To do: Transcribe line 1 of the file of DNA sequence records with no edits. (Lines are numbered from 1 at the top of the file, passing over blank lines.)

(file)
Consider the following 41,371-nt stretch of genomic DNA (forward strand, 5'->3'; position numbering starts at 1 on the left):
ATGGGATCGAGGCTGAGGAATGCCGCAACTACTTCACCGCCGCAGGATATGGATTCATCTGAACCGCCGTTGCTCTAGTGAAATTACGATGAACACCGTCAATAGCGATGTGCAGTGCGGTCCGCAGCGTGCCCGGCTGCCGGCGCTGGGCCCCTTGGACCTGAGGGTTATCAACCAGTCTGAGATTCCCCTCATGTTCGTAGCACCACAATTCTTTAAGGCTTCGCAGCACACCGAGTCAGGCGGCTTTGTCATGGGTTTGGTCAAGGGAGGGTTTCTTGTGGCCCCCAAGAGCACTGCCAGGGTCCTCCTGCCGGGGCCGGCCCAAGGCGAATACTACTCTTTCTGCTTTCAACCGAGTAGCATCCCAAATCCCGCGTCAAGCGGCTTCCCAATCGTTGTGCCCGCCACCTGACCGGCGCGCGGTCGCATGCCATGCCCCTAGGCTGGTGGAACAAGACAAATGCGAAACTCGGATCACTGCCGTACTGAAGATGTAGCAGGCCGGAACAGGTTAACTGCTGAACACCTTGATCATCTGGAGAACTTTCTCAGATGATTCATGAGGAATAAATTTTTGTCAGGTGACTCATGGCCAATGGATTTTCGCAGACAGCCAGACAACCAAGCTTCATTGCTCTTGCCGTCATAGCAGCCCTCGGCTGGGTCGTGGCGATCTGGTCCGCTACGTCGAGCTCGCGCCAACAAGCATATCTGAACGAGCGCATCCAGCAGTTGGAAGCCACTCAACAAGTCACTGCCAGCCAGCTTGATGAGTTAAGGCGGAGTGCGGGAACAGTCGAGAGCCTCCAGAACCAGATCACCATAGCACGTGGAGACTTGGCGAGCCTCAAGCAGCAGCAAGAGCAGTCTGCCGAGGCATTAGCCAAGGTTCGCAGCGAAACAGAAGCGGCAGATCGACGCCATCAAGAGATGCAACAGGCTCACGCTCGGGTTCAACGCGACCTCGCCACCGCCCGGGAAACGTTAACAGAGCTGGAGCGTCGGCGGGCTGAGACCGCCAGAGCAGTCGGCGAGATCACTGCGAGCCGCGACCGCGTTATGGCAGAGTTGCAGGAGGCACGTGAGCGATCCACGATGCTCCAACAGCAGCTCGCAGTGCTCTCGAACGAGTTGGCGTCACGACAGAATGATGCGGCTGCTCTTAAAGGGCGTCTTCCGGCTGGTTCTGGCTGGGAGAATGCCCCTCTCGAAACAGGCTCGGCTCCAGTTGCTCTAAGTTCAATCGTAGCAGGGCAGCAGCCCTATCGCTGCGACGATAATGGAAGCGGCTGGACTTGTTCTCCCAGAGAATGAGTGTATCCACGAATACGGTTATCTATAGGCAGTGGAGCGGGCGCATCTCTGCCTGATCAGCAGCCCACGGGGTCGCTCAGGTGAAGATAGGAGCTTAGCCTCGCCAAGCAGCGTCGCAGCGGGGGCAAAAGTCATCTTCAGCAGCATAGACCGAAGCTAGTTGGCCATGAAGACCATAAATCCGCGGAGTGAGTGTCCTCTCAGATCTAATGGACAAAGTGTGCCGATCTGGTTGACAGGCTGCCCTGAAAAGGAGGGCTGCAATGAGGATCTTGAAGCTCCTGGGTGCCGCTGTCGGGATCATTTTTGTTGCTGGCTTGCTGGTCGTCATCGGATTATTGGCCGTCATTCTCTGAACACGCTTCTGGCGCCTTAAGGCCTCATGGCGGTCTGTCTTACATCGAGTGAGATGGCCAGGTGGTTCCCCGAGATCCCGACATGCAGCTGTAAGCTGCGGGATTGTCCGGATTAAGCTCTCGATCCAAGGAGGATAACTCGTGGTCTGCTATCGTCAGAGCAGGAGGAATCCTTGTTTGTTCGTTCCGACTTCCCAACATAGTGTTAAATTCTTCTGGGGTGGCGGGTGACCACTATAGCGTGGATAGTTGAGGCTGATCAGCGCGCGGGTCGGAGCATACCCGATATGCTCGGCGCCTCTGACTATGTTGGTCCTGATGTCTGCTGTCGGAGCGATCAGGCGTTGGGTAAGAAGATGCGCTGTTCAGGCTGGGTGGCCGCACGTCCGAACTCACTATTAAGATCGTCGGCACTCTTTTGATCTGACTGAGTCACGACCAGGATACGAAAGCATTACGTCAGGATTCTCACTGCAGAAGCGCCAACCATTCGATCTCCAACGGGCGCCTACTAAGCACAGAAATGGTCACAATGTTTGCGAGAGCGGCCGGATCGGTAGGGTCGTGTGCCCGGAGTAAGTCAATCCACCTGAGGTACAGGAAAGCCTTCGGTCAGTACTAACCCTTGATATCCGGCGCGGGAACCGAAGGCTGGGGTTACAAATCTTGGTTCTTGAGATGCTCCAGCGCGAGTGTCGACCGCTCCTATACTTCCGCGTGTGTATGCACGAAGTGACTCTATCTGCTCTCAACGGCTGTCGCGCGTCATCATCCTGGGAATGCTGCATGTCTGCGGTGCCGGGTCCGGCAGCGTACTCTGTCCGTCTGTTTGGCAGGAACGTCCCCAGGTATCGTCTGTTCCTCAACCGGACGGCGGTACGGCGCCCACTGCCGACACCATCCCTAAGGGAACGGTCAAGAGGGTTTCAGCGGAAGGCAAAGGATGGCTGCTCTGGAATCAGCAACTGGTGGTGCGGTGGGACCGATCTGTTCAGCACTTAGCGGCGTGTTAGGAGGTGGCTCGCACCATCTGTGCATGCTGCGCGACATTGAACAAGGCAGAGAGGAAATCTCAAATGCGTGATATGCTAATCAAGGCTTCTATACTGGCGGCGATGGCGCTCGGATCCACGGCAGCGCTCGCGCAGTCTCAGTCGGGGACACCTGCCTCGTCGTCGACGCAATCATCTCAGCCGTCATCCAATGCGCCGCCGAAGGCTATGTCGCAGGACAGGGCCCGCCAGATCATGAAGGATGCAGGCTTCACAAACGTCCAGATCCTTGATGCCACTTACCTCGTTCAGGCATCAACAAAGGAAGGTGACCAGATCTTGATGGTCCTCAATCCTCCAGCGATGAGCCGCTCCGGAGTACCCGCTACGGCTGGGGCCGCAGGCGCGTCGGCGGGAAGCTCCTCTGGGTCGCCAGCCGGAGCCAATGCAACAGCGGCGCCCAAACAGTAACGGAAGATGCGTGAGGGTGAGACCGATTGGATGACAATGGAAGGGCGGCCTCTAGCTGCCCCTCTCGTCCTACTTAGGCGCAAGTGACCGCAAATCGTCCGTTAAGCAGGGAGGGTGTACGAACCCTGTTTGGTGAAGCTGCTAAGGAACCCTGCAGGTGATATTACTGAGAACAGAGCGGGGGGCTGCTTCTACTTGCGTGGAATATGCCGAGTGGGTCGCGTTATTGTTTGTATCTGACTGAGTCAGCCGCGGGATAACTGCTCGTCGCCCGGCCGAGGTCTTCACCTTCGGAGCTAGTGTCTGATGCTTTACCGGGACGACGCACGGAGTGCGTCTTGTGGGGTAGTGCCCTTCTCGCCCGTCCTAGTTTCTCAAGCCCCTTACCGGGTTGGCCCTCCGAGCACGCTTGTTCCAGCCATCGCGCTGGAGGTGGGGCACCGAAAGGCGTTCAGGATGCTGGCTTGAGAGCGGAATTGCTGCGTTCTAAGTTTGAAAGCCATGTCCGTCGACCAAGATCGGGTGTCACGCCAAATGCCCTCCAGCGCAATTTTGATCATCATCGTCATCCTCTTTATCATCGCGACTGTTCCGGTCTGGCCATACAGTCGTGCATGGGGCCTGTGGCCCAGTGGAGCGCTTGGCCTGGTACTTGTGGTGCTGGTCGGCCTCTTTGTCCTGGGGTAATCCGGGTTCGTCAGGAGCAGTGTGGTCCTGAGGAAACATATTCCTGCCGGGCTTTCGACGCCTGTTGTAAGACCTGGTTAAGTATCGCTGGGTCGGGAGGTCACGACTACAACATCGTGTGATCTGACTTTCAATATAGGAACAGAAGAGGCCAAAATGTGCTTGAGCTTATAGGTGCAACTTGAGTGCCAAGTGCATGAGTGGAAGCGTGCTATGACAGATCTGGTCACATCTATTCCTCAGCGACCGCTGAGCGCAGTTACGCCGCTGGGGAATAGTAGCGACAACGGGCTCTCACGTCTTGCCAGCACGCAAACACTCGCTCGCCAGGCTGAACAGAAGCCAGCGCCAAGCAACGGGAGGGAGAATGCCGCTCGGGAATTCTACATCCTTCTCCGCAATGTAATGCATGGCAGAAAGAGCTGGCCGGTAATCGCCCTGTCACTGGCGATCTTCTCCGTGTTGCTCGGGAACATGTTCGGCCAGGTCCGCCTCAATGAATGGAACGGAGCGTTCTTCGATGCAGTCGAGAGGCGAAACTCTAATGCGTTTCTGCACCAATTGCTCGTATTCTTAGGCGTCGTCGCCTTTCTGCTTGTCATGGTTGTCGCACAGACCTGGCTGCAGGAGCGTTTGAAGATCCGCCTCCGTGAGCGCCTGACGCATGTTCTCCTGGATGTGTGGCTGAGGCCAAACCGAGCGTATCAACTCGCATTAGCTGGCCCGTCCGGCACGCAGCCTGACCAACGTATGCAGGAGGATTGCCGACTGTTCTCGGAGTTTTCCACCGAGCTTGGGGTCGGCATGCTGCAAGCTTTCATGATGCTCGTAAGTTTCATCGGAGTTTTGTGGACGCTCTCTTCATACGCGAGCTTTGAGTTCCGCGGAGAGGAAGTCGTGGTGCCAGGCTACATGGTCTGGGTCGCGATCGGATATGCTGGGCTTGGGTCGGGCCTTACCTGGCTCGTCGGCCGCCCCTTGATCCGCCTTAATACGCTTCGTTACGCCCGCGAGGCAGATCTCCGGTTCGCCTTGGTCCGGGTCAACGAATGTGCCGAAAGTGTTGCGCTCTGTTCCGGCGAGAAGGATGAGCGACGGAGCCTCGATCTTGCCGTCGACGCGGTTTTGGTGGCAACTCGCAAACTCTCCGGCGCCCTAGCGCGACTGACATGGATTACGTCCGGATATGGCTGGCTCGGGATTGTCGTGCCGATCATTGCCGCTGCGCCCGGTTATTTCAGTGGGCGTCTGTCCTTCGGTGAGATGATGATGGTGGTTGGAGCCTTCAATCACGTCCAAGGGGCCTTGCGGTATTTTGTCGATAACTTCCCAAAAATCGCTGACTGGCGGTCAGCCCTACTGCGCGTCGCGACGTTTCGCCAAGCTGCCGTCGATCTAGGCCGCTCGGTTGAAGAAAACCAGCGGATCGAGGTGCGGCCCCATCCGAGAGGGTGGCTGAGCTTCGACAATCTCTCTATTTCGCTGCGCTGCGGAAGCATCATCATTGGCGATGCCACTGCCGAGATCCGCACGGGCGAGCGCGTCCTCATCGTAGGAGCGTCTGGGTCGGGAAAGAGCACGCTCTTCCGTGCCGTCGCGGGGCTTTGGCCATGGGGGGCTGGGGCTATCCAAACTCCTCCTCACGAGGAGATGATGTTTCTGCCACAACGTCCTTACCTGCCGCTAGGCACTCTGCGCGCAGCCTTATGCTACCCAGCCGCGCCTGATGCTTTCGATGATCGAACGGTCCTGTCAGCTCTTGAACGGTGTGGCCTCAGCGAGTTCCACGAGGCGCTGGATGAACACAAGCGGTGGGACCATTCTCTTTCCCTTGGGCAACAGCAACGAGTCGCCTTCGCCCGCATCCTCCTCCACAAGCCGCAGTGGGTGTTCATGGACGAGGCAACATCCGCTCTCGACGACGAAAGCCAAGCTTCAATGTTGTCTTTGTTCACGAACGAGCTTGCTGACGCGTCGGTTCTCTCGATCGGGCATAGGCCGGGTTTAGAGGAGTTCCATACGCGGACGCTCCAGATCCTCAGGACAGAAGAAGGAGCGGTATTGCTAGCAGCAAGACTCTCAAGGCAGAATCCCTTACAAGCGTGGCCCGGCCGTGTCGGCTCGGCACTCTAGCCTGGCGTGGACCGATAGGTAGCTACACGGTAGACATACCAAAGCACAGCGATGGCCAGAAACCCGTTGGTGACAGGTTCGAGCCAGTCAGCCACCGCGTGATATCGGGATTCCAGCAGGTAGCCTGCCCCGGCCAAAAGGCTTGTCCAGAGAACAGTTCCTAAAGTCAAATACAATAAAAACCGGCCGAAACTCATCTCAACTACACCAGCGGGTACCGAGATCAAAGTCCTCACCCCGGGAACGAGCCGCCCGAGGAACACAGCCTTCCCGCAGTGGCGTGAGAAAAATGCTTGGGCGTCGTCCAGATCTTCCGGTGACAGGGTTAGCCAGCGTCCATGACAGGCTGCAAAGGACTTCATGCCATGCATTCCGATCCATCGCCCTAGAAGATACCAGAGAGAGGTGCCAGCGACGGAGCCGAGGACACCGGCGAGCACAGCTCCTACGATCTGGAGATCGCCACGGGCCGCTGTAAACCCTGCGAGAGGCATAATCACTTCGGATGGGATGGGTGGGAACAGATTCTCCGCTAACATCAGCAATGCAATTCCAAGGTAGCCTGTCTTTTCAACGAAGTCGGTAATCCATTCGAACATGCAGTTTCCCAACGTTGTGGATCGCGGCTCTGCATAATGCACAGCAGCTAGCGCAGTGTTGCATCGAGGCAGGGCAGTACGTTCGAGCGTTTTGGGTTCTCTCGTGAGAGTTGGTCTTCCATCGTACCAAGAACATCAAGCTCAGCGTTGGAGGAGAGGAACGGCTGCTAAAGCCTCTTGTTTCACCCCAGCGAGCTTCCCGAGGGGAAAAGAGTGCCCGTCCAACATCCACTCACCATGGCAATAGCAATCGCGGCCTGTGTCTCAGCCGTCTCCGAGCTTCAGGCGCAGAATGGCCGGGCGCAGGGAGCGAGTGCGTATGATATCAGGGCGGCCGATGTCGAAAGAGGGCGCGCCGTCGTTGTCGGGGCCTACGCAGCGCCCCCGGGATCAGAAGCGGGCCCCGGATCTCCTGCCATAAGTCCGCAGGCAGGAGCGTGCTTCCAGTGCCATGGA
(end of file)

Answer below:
Consider the following 41,371-nt stretch of genomic DNA (forward strand, 5'->3'; position numbering starts at 1 on the left):